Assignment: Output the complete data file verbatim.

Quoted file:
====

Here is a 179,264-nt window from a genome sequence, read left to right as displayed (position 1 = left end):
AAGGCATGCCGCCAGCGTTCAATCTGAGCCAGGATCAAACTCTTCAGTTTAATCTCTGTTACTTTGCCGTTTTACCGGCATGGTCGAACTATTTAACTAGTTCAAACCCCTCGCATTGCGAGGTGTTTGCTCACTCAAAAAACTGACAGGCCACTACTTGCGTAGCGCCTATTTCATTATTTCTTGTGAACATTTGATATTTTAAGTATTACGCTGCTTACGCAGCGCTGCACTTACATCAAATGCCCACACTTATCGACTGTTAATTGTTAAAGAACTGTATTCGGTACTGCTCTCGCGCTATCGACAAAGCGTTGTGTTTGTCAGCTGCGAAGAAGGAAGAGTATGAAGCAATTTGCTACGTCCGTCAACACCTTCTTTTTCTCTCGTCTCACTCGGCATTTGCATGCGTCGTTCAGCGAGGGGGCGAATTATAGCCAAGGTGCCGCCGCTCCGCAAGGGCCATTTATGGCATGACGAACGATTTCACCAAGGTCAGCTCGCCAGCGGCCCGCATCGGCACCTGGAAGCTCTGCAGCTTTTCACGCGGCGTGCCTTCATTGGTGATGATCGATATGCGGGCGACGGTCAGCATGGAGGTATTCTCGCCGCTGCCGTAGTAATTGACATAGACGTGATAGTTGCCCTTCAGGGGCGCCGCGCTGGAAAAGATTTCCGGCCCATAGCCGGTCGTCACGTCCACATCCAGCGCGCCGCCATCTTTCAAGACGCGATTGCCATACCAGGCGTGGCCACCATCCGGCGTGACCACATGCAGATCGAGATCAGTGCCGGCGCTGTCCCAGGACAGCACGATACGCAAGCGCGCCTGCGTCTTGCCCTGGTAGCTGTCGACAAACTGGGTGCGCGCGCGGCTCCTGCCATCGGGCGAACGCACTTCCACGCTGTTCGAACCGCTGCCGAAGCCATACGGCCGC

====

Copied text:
Here is a 179,264-nt window from a genome sequence, read left to right as displayed (position 1 = left end):
AAGGCATGCCGCCAGCGTTCAATCTGAGCCAGGATCAAACTCTTCAGTTTAATCTCTGTTACTTTGCCGTTTTACCGGCATGGTCGAACTATTTAACTAGTTCAAACCCCTCGCATTGCGAGGTGTTTGCTCACTCAAAAAACTGACAGGCCACTACTTGCGTAGCGCCTATTTCATTATTTCTTGTGAACATTTGATATTTTAAGTATTACGCTGCTTACGCAGCGCTGCACTTACATCAAATGCCCACACTTATCGACTGTTAATTGTTAAAGAACTGTATTCGGTACTGCTCTCGCGCTATCGACAAAGCGTTGTGTTTGTCAGCTGCGAAGAAGGAAGAGTATGAAGCAATTTGCTACGTCCGTCAACACCTTCTTTTTCTCTCGTCTCACTCGGCATTTGCATGCGTCGTTCAGCGAGGGGGCGAATTATAGCCAAGGTGCCGCCGCTCCGCAAGGGCCATTTATGGCATGACGAACGATTTCACCAAGGTCAGCTCGCCAGCGGCCCGCATCGGCACCTGGAAGCTCTGCAGCTTTTCACGCGGCGTGCCTTCATTGGTGATGATCGATATGCGGGCGACGGTCAGCATGGAGGTATTCTCGCCGCTGCCGTAGTAATTGACATAGACGTGATAGTTGCCCTTCAGGGGCGCCGCGCTGGAAAAGATTTCCGGCCCATAGCCGGTCGTCACGTCCACATCCAGCGCGCCGCCATCTTTCAAGACGCGATTGCCATACCAGGCGTGGCCACCATCCGGCGTGACCACATGCAGATCGAGATCAGTGCCGGCGCTGTCCCAGGACAGCACGATACGCAAGCGCGCCTGCGTCTTGCCCTGGTAGCTGTCGACAAACTGGGTGCGCGCGCGGCTCCTGCCATCGGGCGAACGCACTTCCACGCTGTTCGAACCGCTGCCGAAGCCATACGGCCGC